He is quick and sharp, with his observations as well. Fast bowler Brett Lee believes that the cricketing fraternity should inspire its members to express themselves.

“You don’t want the hierarchy tapping everyone down to be a robot. Over the past few years, I reckon that the Australian team’s character has diminished.

“You think about players like Merv Hughes, Shane Warne and Andrew Symonds, people that are fun, people that get bottoms on the seats.” Australia Twenty20 captain George Bailey also found himself at odds with Cricket Australia recently when he criticised the scheduling of Ryobi Cup, the country’s domestic one-day tournament. However, Lee is largely pleased with CA’s attempts at managing the increasingly hectic cricket calendar.

“With scheduling, you think from the administrators’ point of view. It’s hard to fit all the tournaments in and then keep all the guys fresh. CA is trying to tick all the boxes.”

When asked for his opinion on the doubtful significance of a long-drawn series against India a month before the Ashes, the 36-year-old claimed it is a great opportunity for Australia to gather some momentum for the Test series.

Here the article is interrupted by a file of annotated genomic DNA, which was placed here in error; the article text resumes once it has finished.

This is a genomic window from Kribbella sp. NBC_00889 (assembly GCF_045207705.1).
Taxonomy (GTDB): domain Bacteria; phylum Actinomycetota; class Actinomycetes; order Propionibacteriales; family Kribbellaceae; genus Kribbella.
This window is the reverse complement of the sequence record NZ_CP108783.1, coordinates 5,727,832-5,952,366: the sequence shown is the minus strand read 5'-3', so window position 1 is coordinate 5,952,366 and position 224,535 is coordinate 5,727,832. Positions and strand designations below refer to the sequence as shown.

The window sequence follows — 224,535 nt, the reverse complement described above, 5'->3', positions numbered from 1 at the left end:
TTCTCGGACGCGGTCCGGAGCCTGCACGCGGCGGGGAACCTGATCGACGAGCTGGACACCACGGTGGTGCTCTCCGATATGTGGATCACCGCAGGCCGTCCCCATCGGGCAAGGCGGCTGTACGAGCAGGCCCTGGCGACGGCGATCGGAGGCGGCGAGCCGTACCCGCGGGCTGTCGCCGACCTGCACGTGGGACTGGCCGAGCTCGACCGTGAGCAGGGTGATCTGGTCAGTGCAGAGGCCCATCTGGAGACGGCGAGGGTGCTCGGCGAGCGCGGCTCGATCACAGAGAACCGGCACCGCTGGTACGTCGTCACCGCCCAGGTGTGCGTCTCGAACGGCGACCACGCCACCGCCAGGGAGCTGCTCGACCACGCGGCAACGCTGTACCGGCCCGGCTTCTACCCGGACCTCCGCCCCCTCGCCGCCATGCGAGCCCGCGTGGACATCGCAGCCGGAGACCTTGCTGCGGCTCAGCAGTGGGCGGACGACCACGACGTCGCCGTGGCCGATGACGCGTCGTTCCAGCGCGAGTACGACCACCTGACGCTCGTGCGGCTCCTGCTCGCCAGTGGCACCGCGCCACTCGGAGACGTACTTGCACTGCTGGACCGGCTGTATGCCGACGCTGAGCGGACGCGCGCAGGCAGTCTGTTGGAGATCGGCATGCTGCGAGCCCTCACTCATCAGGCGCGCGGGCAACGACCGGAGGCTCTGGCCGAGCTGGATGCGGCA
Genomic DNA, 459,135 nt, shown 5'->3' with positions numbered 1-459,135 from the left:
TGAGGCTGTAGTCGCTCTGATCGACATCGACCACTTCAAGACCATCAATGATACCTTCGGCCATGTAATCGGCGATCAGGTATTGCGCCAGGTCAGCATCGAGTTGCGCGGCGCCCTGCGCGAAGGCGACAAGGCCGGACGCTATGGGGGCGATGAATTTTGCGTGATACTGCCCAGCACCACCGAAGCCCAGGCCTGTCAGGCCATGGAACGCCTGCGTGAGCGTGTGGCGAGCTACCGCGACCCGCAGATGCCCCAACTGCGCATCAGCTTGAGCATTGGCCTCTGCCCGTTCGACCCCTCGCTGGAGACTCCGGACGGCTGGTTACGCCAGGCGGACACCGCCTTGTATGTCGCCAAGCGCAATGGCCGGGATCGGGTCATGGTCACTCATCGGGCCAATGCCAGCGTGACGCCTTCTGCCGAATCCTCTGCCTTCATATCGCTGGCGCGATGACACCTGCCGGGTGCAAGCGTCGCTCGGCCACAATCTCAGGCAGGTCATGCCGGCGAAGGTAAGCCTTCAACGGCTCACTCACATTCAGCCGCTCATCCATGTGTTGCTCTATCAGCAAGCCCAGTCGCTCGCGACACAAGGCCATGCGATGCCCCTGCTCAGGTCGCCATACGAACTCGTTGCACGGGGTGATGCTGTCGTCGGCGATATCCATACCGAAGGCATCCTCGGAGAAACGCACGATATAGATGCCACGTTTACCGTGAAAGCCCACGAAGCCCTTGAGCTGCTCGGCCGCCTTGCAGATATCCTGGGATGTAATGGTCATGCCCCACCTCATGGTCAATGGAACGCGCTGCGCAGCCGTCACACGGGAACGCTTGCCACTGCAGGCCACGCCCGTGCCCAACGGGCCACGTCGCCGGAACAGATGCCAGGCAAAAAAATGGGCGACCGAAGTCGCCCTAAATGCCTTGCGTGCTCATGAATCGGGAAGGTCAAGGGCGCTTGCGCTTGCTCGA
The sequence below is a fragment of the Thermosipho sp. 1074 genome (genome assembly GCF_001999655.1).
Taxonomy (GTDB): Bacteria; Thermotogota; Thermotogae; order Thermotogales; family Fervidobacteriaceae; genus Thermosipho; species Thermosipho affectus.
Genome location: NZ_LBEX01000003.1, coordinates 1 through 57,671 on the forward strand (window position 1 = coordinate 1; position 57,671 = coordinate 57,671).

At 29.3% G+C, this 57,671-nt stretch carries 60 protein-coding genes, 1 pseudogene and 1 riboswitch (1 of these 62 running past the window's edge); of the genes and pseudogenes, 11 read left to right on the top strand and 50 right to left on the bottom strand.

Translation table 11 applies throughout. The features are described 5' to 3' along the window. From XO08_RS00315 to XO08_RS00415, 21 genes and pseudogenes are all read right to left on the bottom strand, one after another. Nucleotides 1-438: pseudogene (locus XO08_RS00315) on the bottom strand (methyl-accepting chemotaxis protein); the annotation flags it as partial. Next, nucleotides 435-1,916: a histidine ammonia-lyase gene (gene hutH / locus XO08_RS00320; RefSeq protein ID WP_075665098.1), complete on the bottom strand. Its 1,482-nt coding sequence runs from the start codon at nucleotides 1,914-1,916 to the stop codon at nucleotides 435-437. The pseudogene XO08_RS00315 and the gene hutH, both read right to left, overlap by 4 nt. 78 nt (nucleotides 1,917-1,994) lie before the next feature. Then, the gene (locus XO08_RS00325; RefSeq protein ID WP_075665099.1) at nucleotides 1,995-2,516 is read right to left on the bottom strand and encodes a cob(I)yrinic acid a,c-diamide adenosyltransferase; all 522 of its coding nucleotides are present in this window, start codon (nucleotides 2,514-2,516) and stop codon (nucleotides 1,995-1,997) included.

Lee added that the weather in India will prepare his countrymen for a hot summer back home. He reasoned that while it would have been easier to stay in Australia and remain fresh for the Ashes, Bailey’s side can gather more confidence here after winning the ODI series in England.

Lee was in the city to promote his Mewsic India Foundation, an organisation which provides education to marginalised children through music. Reflecting on the high number of injuries suffered by young Australian fast bowlers nowadays, the former World Cup winner joked that music therapy might help them. But he had some serious observations to offer as well.

“As a fast bowler, you’re on the brink of getting injured everyday. I think I have had 12 operations over the past 12-13 years. You go through a lot of pain, but it’s a matter of overcoming that,” said Lee, remembering his lost battle with injuries. Despite his current passion for changing lives through music, the Australian does fancy a coaching role in the future. Lee revealed that he would like to be involved with fast bowling clinics in Australia and India.

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